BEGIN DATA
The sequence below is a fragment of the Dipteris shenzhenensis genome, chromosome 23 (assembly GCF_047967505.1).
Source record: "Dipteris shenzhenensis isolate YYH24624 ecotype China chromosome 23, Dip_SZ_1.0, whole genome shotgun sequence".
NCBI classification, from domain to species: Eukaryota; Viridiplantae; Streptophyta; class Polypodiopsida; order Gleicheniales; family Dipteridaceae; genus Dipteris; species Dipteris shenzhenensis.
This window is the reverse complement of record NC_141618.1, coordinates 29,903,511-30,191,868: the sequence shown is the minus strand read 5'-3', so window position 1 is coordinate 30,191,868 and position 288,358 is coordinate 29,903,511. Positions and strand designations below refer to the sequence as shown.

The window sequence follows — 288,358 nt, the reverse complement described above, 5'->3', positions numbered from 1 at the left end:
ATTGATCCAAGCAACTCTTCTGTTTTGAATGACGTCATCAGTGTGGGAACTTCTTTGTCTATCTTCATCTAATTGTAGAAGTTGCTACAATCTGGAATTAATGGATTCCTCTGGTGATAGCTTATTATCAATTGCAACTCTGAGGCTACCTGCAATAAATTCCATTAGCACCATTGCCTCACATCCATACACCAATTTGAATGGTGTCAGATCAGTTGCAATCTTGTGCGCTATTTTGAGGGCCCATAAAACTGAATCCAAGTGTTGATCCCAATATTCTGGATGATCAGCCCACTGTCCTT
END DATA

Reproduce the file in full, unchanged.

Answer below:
The sequence below is a fragment of the Dipteris shenzhenensis genome, chromosome 23 (assembly GCF_047967505.1).
Source record: "Dipteris shenzhenensis isolate YYH24624 ecotype China chromosome 23, Dip_SZ_1.0, whole genome shotgun sequence".
NCBI classification, from domain to species: Eukaryota; Viridiplantae; Streptophyta; class Polypodiopsida; order Gleicheniales; family Dipteridaceae; genus Dipteris; species Dipteris shenzhenensis.
This window is the reverse complement of record NC_141618.1, coordinates 29,903,511-30,191,868: the sequence shown is the minus strand read 5'-3', so window position 1 is coordinate 30,191,868 and position 288,358 is coordinate 29,903,511. Positions and strand designations below refer to the sequence as shown.

The window sequence follows — 288,358 nt, the reverse complement described above, 5'->3', positions numbered from 1 at the left end:
ATTGATCCAAGCAACTCTTCTGTTTTGAATGACGTCATCAGTGTGGGAACTTCTTTGTCTATCTTCATCTAATTGTAGAAGTTGCTACAATCTGGAATTAATGGATTCCTCTGGTGATAGCTTATTATCAATTGCAACTCTGAGGCTACCTGCAATAAATTCCATTAGCACCATTGCCTCACATCCATACACCAATTTGAATGGTGTCAGATCAGTTGCAATCTTGTGCGCTATTTTGAGGGCCCATAAAACTGAATCCAAGTGTTGATCCCAATATTCTGGATGATCAGCCCACTGTCCTT